Exterior wall connections. All bottom plates shall have any required breaks under a wall stud or an anchor bolt. Approved anchors will be used to secure rasters or joists and top and bottom plates to studs in exterior and bearing walls to form a continuous tie. Continuous fifteen-thirty-seconds-inch-or-thicker plywood sheathing-overlapping the top wall plate and continuing down to the sill, beam, or girder-may be used to provide the continuous tie. If the sheets of plywood are not vertically continuous, then two-by-four nailer blocking shall be provided at all horizontal joints. In lieu of the plywood, galvanized steel rods of one-half-inch diameter or galvanized steel straps not less than one-inch wide by one-sixteenth-inch thick may be used to connect from the top wall plate to the sill, beam, or girder. Washers with a minimum diameter of three inches shall be used at each end of the one-half-inch-round rods. These anchors shall be installed no more than two feet from each corner rod, no more than four feet on center.
Ceiling joist/rafter connections.
All ceiling joists or rafters shall be installed in such a manner that the joists provide a continuous tie across the rafters. Ceiling joists and rafters shall be securely fastened at their intersections. A metal or wood connector shall be used at alternate ceiling joist/rafter connections to the wall top plate.
Gable roofs shall be additionally stabilized by installing two-by-four-blocking on two-foot centers between the rafters at each gable end. Blocking shall be installed a minimum of eight feet toward the house interior from each gable end.
Projecting members. All cantilevers and other projecting members must be adequately supported and braced to withstand wind and water uplift forces. Roof eave overhangs shall be limited to a maximum of two feet and joist overhangs to a maximum of one foot. Larger overhangs and porches will be permitted if designed or reviewed and certified by a registered professional engineer or architect.
Plywood, or other wood material, when used as roof sheathing, shall not be less than 15/32 inch in thickness, and shall be of exterior sheathing grade or equivalent. All attaching devices for sheathing and roof coverings shall be galvanized or be of other suitable corrosion-resistant material.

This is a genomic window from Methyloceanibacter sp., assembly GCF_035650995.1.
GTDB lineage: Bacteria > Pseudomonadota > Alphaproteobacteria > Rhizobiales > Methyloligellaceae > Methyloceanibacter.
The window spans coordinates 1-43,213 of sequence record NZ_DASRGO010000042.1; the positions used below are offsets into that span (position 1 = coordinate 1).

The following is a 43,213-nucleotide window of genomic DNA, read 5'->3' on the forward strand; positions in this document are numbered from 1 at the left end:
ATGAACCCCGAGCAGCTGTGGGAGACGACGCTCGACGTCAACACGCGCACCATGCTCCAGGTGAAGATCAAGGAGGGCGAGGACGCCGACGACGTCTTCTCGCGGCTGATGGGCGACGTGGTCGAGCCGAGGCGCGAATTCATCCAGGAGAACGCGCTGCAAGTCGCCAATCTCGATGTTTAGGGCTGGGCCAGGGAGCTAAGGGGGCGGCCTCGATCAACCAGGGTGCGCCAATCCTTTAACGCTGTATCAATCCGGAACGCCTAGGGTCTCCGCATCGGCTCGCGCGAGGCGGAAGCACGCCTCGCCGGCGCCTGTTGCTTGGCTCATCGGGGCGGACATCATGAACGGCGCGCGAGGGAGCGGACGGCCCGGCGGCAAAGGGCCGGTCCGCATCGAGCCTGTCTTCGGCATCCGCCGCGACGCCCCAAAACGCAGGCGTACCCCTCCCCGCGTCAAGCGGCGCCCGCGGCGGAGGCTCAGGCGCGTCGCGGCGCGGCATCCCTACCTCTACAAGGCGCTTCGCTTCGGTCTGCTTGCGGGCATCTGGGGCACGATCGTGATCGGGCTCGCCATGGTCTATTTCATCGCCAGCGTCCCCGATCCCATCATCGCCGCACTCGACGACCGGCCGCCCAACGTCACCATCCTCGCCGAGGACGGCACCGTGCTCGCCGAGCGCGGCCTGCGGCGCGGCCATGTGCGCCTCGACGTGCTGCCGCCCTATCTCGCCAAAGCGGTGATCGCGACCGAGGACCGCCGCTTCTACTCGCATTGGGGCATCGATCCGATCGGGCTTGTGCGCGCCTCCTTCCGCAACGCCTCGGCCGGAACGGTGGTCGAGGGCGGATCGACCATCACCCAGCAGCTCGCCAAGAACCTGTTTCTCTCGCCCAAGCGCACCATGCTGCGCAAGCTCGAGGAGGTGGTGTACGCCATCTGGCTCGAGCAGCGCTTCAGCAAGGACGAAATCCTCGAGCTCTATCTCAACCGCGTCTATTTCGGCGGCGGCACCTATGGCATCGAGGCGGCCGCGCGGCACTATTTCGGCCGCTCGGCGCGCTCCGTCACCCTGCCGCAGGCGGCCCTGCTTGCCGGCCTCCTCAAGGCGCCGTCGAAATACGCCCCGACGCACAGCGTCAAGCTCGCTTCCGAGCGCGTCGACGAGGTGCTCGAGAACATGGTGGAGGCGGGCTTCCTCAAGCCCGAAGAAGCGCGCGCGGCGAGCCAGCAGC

All corners, gable ends, and roof overhangs exceeding six inches shall be reinforced by the application of waterproof industrial adhesive applied to all bearing surfaces of any plywood sheet used in the sheathing of such corner, gable end, or roof overhang.
In addition, roofs should be sloped as steeply as practicable to reduce uplift pressures, and special care should be used in securing ridges, hips, valleys, eaves, vents, chimneys, and other points of discontinuity in the roofing surface.
Protection of openings. All exterior glass panels, windows, and doors shall be designed, detailed, and constructed to withstand loads due to the design wind speed of 75 mph. Connections for these elements must be designed to transfer safely the design loads to the supporting structure. Panel widths of multiple panel sliding glass doors shall not exceed three feet.
Breakaway wall design standards.
The breakaway wall shall have a design safe loading resistance of not less than 10 and not more than 20 pounds per square foot, with the criterion that the safety of the overall structure at the point of wall failure be confirmed using established procedures. Grade beams shall be installed in both directions for all piles considered to carry the breakaway wall load. Knee braces are required for front row piles that support breakaway walls.
Use of breakaway wall strengths in excess of 20 pounds per square foot shall not be permitted unless a registered professional engineer or architect has developed or reviewed the structural design and specifications for the building foundation and breakaway wall components, and certifies that the breakaway walls will fail under water loads less than those that would occur during the base flood; and that the elevated portion of the building and supporting foundation system will not be subject to collapse, displacement, or other structural damage due to the effects of wind and water loads acting simultaneously on all building components (structural and nonstructural). Water-loading values used shall be those associated with the base flood. Wind-loading values shall be those required by the building code.
The following standards apply to new and substantially improved commercial, industrial and other nonresidential structures located in areas of special flood hazard, in addition to the requirements in § 133-15B, Subdivision proposals, and C, Encroachments, and § 133-16, Standards for all structures.